When you accept a position on a corporate board, you become part of the culture, ethics, priorities, logic, metrics, reputation, and the public perception of the corporation. A few of a corporate board’s primary responsibilities include hiring the CEO and providing clear logic and metrics for performance review and compensation. Board members have a fiduciary responsibility to the shareholders. A board has oversight responsibility (stick your nose in) but should not interfere with the actual management (put your fingers in) of the corporation.
Those sentences are clear enough…right? But walking the fine line can be difficult.
A recurring topic of debate/discussion among experienced directors who serve on corporate boards focuses on “Nose and Fingers.”
Imagine you serve on the board of a major corporation that practically created the entire industry. Your company consistently makes money for its shareholders. Your CEO is the son of the Founder, who has been an industry icon for decades. There are risks associated with your industry so customers are asked to sign documents acknowledging that they understand and accept those risks.
To be more specific, you are one of the directors serving on the board of CARNIVAL. After several months following the incident, one of your ships is still leaning in shallow waters off the Italian coast while another ship in your fleet is being towed into an Alabama port after its main engine and sewerage systems have failed. As a board member, you are undoubtedly concerned about the negative media coverage and possibility of law suits. But how far would/could/should you go?
It is very easy for someone from the outside looking in to be a “Monday Morning Quarterback.” Some media personalities were quick to demand answers about why passengers were left on the TRIUMPH for so many days following the loss of the main engine.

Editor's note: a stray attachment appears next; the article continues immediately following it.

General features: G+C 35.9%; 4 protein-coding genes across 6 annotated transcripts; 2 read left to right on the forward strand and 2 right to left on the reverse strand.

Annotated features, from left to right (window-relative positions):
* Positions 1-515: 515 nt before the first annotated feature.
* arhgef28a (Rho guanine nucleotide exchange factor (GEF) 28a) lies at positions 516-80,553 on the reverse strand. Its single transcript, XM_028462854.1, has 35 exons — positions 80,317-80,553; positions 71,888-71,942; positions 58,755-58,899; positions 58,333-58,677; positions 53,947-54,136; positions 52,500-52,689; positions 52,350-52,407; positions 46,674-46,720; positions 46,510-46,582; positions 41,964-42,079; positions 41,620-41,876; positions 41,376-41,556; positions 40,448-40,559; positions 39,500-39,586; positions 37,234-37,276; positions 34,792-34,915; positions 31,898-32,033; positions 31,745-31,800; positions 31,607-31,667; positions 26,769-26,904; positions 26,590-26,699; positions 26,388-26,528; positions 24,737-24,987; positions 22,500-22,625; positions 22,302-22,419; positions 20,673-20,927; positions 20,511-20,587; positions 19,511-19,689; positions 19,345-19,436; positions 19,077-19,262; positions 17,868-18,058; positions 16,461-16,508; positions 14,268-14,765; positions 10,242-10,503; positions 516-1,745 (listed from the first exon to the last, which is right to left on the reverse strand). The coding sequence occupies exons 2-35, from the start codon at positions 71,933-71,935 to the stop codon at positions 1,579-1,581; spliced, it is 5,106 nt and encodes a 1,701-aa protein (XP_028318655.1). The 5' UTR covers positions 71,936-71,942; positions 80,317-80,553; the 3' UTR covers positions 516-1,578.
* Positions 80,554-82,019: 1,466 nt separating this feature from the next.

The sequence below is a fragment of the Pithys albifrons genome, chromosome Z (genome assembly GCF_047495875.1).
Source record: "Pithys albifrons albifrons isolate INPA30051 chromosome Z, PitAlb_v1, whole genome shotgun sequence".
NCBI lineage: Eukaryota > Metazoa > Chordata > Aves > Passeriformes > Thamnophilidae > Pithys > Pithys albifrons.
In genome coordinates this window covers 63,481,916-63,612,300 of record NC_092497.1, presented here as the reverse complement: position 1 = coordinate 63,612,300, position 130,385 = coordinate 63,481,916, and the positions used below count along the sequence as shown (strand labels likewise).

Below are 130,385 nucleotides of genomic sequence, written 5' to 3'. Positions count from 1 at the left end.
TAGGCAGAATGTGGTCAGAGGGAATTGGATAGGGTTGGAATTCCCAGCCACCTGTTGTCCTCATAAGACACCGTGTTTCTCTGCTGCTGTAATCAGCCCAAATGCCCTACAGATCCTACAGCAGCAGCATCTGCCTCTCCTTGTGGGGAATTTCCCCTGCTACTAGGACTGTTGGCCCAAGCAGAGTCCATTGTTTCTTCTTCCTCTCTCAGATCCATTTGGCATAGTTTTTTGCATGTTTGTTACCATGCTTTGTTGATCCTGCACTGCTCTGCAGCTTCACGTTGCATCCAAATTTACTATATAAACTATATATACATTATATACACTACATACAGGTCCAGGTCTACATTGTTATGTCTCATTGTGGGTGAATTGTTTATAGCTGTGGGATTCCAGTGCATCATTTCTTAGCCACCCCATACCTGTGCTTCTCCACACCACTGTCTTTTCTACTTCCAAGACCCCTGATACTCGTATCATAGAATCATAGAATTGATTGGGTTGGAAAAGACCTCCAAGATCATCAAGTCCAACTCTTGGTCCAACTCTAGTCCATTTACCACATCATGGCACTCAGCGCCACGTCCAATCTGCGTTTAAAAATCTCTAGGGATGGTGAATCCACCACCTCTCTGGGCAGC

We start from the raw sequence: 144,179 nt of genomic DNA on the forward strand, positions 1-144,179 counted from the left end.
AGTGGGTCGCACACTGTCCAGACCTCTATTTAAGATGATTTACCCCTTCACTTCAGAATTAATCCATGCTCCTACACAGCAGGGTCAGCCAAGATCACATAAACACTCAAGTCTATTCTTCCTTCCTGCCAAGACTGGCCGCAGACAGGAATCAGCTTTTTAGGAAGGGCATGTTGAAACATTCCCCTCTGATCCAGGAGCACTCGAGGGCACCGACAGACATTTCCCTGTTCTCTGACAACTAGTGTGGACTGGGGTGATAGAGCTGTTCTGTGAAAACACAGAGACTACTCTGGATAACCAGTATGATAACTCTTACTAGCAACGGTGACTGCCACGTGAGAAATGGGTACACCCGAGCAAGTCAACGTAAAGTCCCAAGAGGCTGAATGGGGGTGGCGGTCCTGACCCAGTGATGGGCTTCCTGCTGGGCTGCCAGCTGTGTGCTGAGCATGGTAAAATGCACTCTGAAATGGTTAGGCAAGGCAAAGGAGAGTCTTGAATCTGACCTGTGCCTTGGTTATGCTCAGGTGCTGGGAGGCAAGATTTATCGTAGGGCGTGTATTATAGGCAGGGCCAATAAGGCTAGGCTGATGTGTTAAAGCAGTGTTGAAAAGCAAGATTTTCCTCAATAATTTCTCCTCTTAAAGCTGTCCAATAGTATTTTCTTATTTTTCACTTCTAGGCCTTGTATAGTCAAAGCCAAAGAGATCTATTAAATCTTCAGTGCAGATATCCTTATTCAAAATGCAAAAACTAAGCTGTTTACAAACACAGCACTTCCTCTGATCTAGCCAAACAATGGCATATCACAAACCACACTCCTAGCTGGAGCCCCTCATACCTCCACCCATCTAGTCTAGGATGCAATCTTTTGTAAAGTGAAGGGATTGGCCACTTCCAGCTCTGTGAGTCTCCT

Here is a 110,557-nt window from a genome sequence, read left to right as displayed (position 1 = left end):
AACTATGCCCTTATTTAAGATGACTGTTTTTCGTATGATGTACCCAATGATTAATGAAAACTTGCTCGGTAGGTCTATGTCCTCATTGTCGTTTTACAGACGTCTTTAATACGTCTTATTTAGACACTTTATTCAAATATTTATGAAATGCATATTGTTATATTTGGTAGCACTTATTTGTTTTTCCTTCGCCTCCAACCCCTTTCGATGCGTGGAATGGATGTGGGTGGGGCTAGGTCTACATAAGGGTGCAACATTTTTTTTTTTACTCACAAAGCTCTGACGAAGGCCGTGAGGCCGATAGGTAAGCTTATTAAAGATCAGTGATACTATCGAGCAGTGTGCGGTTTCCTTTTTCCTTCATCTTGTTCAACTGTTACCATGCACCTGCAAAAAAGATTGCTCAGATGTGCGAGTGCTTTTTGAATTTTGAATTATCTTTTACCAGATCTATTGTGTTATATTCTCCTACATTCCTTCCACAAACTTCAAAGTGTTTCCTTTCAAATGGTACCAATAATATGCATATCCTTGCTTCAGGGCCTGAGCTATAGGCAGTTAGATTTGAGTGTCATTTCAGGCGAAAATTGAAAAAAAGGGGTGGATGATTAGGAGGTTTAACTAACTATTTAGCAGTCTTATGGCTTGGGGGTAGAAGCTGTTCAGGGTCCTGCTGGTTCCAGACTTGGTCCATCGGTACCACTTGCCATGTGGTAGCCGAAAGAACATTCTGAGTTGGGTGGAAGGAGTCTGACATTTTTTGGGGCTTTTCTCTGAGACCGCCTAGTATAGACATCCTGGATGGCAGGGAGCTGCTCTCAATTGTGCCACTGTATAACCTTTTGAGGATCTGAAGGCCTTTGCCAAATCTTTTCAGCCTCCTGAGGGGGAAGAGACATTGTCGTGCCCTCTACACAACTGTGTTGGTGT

Give this some considered thought. When there is an incident, should you (as a board member) speak to the press? Should you support your CEO or “throw him under the proverbial bus?” Should you ask questions about the value of passenger safety compared to corporate profit? Should the board request a presentation from the company’s Chief Risk Officer? Should the Crisis Prevention and Management Plan be reviewed?
If you as a board member, (even though you are very bright and experienced) step in to do the job(s) that executives and managers are supposed to do, why is the company paying those people? Should the board establish a special committee to review recent crises? Should the board convene the executive compensation and performance review committee to revisit its logic and metrics? Should you resign because your suggestions about passenger comfort and safety have been ignored?
Note: Think beyond the negative media coverage. Consider the distinct possibility that the shareholders, board members, executives, and managers have been and are perfectly happy with how things are handled at CARNIVAL.
Known as The Growth Strategist®, Aldonna Ambler built and grew a suite of companies to help midsized B2B companies achieve accelerated growth with sustained profitability® A Certified Speaking Professional (CSP), Ambler has addressed over 2000 audiences and hosted a syndicated online talk show about growth strategies for 9 years. As a growth financing intermediary, Ambler raised over $1 Bil dollars for midsized companies. The winner of over 2 dozen prestigious national and statewide "entrepreneur of the year" awards, Ambler is available to speak about “profitable growth during any economy” and/or serve on the board of a growth-oriented privately-held company.